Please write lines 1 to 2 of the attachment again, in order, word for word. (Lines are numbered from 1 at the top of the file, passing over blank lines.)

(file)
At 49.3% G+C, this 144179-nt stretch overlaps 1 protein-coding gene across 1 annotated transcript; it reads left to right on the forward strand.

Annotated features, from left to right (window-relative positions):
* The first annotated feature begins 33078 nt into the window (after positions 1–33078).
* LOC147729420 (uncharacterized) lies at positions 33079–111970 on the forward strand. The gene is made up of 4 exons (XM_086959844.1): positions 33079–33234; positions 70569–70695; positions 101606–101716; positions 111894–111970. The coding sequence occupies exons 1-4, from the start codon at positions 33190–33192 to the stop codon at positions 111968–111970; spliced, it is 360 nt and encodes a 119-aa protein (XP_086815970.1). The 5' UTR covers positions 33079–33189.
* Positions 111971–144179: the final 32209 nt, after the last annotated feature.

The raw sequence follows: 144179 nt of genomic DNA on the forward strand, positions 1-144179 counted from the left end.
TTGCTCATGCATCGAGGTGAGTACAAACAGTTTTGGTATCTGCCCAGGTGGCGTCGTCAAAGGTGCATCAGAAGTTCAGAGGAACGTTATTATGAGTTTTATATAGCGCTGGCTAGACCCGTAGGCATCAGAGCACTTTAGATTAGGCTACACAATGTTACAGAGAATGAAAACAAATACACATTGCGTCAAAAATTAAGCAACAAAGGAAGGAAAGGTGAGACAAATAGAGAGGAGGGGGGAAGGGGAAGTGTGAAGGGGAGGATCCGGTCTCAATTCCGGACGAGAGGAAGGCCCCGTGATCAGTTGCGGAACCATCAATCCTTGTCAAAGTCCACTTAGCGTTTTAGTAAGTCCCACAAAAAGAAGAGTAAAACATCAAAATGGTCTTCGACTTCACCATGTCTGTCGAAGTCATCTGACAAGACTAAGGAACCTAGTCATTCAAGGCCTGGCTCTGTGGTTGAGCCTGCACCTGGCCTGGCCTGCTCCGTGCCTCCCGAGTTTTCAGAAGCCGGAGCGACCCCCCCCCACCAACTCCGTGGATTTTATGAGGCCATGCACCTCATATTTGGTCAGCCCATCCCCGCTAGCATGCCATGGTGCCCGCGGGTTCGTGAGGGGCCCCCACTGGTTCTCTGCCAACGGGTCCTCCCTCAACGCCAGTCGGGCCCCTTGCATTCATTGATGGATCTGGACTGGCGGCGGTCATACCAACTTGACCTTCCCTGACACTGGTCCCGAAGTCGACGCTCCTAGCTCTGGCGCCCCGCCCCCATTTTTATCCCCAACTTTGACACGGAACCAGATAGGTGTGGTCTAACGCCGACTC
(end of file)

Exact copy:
At 49.3% G+C, this 144179-nt stretch overlaps 1 protein-coding gene across 1 annotated transcript; it reads left to right on the forward strand.

Annotated features, from left to right (window-relative positions):